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Our Best Tips for keeping on top of your Loved One Personal Hygiene

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One of the most difficult aspects of caring for an older loved one is maintaining their level of hygiene.

For caregivers and their ageing family members, personal care time can be emotionally and physically exhausting. The physical act of providing care is strenuous in that it requires lifting and transferring.

As much as it is physically exhausting, it can also be hugely psychologically strenuous for both your loved one and yourself. Your loved one can feel embarrassed and sad that you have to give them a bath or dress them, and as a carer you can also feel deeply sad that you need to do it.

If you are in this situation and are struggling with your loved ones personal hygiene and bathing don’t worry we have created a list of 7 helpful tips in order to make it easier.

Kingswood Care Home

Balcombes 7 Tips to help with Bathing

  1. Create a suitable Bathing schedule. Most of us like our daily shower before we start our day, but for our older loved one this might not be needed if they live a relatively sedentary lifestyle. What’s more realistic for their needs is a daily sponge bath with a full bath or shower around three times a week. Making this a regular occurrence, often scheduled can provide consistency and a routine for both you and your loved one.
  2. Try to create a peaceful environment when bathing. Sounds and music can have a soothing and relaxing effect for your loved one at bath time.Try to create a playlist that features peaceful sounds such as bird songs or classical music, or whatever music your loved one finds soothing. Quietness and aromas can also be effective in creating a peaceful environment.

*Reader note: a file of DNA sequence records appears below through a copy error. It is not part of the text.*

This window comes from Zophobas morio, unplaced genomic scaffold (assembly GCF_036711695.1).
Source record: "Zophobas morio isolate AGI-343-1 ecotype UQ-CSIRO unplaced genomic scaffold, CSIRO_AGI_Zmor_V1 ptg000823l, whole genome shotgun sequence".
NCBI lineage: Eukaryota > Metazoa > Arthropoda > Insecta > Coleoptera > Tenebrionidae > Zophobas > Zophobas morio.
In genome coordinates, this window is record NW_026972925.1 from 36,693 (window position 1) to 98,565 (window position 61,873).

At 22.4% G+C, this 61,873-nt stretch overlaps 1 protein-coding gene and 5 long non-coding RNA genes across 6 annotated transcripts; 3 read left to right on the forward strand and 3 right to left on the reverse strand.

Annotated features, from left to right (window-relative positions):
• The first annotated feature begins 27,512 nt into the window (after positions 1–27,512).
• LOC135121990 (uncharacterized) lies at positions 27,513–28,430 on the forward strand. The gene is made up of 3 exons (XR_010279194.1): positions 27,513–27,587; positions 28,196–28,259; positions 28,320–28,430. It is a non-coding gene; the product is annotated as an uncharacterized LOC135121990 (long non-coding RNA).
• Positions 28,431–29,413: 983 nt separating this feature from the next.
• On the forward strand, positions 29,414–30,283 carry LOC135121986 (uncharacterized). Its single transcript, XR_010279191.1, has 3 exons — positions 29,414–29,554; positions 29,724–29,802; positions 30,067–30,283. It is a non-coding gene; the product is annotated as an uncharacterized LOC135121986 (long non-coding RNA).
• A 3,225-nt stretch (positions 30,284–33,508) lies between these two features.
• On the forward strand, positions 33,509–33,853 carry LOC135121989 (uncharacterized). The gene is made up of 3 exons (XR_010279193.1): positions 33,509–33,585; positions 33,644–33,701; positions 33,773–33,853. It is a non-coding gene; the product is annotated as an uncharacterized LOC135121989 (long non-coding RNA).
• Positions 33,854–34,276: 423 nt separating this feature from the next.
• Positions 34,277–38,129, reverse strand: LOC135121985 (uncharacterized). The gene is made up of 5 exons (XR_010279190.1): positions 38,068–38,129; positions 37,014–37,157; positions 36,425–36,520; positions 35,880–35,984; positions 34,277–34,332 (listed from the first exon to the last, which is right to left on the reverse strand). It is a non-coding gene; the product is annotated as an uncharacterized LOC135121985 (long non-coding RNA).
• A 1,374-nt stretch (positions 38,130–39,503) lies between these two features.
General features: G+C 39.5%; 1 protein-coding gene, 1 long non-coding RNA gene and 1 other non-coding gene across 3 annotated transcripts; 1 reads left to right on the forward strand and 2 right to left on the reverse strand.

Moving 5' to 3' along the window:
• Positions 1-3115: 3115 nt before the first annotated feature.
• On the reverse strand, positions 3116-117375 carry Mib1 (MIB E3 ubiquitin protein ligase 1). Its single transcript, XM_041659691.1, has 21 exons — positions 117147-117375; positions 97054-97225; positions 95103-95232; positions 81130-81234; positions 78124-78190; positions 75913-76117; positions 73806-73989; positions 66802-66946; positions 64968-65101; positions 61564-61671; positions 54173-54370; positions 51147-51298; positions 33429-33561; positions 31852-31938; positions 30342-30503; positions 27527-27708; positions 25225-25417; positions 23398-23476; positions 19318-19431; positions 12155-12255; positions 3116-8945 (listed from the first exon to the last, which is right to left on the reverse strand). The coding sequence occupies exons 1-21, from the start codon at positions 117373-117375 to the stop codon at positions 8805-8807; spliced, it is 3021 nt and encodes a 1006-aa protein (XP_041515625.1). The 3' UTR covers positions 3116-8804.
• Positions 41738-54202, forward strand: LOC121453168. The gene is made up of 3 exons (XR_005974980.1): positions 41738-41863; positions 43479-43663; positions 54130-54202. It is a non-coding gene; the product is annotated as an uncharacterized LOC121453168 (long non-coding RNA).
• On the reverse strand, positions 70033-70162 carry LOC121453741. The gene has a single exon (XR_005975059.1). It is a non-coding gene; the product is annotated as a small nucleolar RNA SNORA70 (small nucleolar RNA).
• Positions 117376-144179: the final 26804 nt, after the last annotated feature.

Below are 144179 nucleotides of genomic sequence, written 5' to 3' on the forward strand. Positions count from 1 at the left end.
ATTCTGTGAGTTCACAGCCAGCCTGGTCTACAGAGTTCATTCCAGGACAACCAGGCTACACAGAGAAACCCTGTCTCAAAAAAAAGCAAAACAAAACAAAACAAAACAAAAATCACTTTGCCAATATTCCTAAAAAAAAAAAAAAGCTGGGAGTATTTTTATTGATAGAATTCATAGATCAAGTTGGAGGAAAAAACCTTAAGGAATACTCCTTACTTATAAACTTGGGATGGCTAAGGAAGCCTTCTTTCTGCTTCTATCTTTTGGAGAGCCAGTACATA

3. Maintain natural communication and conversation. Casual and relaxed conversation can stop the bathing process from being awkward or an embarrassing experience. Talk about plans for the week or the day, or something you watched on TV recently. Keeping it casual can help relax the situation and distract both parties from the potential embarrassment or sadness that they might be feeling.
  4. Wherever possible allow your loved one to carry out their own self-care. It is an important aspect for your loved one to maintain some independence and self-pride. It may take a little bit longer, however it is vital in helping your loved ones mental well-being as well as physical.
  5. Make sure your bathroom is a safe space. Reduce all potential fall risks and make sure that grab rails are safely installed. Check the temperature of the water before your loved one gets in the bath or shower. Make sure you avoid making more slip risks via bubbles or oils.
  6. Have a drying routine. Have a warm dry towel prepared as well as clothing for when they get out of the bath or shower. This reduces the chances of them from getting cold or chills. Having a routine will reduce the risk of accidents or potential incidents too.
  7. Consider Alternatives or adaptive equipment. Assistive devices like a shower chair can be especially helpful with the bathing process, whilst easier to use grooming tools like electric shavers can help create independence when grooming whilst keeping the risk low.

 

Remember to try and remain positive, it can be a difficult situation for both of you but if you remain patient, calm and remain relaxed it can help your loved through the process.

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